When the new MG F was launched in summer 1995, Car magazine called it, “a brave and bizarre prelude to something a lot more serious”. They were right – because the F single-handedly repatriated the brand from being a tacky adornment to eighties Metros to the fully-fledged sportscar marque it once was. The car was dynamite in the showrooms, creating waiting lists lasting many months, and also gave Rover Cars the feel good factor which it had lacked for so long. It seemed the ‘F could do no wrong – every journalist that touched it came back praising it…
Undeniably pretty, technologically interesting (thanks to its Hydragas suspension and mid-engine design) and very capable on the road, it made its main Mazda MX5 rival suddenly feel dated and crude. Lest we forget, just a few years earlier, this oriental Lotus Elan clone had practically been touted as the saviour of sportscar motoring – so this was no small feat.
The plan was a cunning one: the mid-engined layout was inspired by the long-deceased ADO21, a one-time replacement for the B, and the later Austin Rover MG Metro 6R4 Group B rally car, which proved so successful in the eighties. Cynics would suggest that the F was little more than a reskin – after all, take a front engine, front wheel drive Metro and turn it back to front and you’ve got a rear wheel drive car with the motor at the back. Then give it the same Metro subframes and Hydragas suspension, a pretty body and what have you got!
Conspiracy theories abound – just look at the people involved: Along with Gerry McGovern, the man behind the F’s sleek lines was Rover design chief Gordon Sked, who’d also worked on the Metro. Even the MG F engineer Brian Griffin was the son of Austin-Morris’s ex-engineering chief Charles… In truth though, the F was more than a Metro back to front. Although an amalgam of everything Rover had to hand – from the award winning K-Series motors and Alex Moulton’s clever Hydragas suspension to clunky Honda Ballade switchgear and Rover 200 instruments – it was more than the sum of its parts.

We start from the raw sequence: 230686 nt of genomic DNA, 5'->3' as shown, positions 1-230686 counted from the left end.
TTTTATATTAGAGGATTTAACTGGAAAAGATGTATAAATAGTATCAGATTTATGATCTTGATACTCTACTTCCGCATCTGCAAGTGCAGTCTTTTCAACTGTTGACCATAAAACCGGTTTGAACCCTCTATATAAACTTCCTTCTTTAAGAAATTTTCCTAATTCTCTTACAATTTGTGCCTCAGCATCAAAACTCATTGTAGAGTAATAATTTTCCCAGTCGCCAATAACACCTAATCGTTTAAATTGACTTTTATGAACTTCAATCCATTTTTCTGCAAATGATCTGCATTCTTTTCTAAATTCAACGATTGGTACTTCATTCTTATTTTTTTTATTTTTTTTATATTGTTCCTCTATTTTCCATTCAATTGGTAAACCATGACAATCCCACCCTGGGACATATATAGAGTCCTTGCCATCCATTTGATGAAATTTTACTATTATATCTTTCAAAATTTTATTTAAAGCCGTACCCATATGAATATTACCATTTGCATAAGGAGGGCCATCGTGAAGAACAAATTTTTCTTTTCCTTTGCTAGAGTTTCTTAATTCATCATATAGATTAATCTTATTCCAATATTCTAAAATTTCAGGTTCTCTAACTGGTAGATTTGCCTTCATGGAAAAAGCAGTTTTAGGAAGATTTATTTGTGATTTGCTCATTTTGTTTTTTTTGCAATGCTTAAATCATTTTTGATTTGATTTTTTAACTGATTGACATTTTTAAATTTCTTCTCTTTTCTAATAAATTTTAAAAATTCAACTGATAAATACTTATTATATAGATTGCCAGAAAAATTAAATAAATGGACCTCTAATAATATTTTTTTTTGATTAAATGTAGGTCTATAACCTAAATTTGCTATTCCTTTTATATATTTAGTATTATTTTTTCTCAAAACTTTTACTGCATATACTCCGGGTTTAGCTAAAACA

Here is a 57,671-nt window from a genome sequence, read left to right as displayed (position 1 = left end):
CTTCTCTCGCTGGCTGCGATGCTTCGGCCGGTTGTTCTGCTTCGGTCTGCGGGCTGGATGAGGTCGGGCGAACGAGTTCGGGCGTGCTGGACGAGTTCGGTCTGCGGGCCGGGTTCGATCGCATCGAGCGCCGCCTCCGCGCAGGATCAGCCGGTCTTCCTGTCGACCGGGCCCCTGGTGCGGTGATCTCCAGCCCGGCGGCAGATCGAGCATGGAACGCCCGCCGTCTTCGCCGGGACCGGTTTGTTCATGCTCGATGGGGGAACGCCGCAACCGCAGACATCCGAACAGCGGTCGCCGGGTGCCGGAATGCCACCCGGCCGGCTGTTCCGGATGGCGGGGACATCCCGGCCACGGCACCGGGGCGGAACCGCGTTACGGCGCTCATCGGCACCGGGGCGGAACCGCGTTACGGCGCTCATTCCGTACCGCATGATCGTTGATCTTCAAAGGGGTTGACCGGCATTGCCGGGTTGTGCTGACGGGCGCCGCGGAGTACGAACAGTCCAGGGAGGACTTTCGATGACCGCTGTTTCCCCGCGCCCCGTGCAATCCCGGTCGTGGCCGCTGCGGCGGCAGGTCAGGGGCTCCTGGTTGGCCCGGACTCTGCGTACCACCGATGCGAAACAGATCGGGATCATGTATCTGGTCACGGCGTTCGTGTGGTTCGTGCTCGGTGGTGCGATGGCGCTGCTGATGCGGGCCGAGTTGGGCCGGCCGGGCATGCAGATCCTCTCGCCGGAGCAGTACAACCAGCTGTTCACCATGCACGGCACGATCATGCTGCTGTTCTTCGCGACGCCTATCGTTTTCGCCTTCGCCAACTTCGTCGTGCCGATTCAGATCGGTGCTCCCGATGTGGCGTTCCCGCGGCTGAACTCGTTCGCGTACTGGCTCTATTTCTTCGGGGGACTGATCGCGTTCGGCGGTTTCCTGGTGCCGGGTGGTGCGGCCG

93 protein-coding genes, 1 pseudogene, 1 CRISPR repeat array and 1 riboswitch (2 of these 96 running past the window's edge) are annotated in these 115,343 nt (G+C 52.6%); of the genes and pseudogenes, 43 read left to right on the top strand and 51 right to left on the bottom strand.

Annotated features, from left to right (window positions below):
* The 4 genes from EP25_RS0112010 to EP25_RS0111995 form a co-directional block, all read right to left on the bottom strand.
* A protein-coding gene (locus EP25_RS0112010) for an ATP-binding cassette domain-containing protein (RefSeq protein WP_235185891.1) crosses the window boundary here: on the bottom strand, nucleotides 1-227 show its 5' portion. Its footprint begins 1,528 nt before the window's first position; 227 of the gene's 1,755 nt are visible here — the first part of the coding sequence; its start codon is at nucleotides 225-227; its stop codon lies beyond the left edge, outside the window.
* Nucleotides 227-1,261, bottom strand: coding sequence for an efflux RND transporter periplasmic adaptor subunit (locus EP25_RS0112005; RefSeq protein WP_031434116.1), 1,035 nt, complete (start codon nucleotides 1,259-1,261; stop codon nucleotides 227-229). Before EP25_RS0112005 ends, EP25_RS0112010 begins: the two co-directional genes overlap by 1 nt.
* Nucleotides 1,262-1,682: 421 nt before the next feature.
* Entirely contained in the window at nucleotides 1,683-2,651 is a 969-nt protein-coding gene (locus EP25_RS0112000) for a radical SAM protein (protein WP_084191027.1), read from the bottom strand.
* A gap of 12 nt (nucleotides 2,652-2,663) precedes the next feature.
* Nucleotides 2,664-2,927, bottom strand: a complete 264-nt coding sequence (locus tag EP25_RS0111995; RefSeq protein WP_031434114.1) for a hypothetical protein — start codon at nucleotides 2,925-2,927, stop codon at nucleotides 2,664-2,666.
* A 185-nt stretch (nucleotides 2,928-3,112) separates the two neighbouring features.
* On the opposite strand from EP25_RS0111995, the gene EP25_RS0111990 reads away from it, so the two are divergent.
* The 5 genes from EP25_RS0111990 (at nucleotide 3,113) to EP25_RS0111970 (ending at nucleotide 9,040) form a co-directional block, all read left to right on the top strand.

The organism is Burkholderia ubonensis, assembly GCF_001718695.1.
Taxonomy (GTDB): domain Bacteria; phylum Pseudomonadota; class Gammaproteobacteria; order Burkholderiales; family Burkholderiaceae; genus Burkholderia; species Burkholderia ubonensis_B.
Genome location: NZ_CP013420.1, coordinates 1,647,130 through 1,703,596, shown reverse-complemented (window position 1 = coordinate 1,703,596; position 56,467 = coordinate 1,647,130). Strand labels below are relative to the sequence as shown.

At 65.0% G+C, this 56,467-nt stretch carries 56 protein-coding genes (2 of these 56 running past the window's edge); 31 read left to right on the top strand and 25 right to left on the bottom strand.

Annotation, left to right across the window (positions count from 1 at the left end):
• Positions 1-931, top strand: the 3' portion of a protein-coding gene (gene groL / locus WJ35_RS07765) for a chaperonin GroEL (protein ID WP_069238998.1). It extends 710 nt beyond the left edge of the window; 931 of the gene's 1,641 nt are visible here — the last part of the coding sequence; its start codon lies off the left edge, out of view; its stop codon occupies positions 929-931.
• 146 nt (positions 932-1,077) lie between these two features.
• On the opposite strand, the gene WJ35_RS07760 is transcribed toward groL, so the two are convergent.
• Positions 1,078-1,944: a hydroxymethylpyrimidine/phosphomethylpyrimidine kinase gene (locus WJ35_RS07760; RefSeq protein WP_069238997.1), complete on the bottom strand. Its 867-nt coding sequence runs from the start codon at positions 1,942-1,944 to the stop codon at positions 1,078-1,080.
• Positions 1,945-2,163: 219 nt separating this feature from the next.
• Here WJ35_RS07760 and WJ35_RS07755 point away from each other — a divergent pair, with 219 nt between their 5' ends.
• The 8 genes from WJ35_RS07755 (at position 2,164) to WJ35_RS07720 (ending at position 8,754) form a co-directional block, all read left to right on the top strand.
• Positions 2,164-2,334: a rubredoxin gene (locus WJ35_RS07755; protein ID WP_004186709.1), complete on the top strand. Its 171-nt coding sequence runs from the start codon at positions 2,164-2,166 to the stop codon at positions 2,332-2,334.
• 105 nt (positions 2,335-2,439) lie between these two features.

By the standards of 1995, the new MG was great to drive, had a relatively capacious interior and boot, and looked a million guineas. So clearly superior to the likes of Fiat’s Barchetta and Mazda’s MX5 was it that the car practically sold itself. All was not what it seemed, however. Despite the universal praise from the ‘new car press’ – whose experience of any given new vehicle rarely extends beyond a weekend driving it around a swanky European ski-resort – within months the F was beginning to acquire a poor reputation in the trade. Once again, it was the age-old ‘BMC-British Leyland-Leyland Cars-Austin-Rover’ curse of poor quality. Despite constant assurances though the eighties that ‘BL’ build problems were a thing of the past, even a mid-nineties ‘Rover’ began to give cause for concern.
In the great British tradition, buyers went back to their dealers with complaints of questionable panel fit, variable shutlines and leaky hoods. Paint finish wasn’t good either, with some colours tending to chip all too easily. And as the cars aged, more problems emerged. When installed in the back of an F, the normally reliable K-series proved more delicate. The cooling system has to be monitored with zeal – if it isn’t properly topped up and kept free of air bubbles then head gaskets can too readily fail. Another worry is the front bracing bar – the welds on many early cars have failed, compromising chassis rigidity and causing a worrying ‘cracking’ sound when going over bumps from under the dashboard. Tracking and wheel alignment problems abound, giving terrible tyre wear rates, and even the much proven Hydragas suspension can collapse, seriously compromising handling.
Once again then, it was a case of ‘so near but so far’ for MG Rover. The company responded with a series of mods through the years, with the 2000 model year cars being better sorted, but an F of any vintage cannot be considered robust. Unlike its Toyota, Honda or Mazda rivals, it has to be handled with care, properly serviced and not thrashed – even relatively late plate, low mileage examples can feel very tired for their age. The TF replacement was re-engineered with conventional suspension and better aerodynamics to cure the earlier car’s high speed lift problems, but lost the suppleness of its gas-sprung predecessor. Now it’s gone, we can look back at the MG F as yet another one of Rover’s flawed diamonds – another beautiful bolide that’s fussy and finnicky to get and keep right.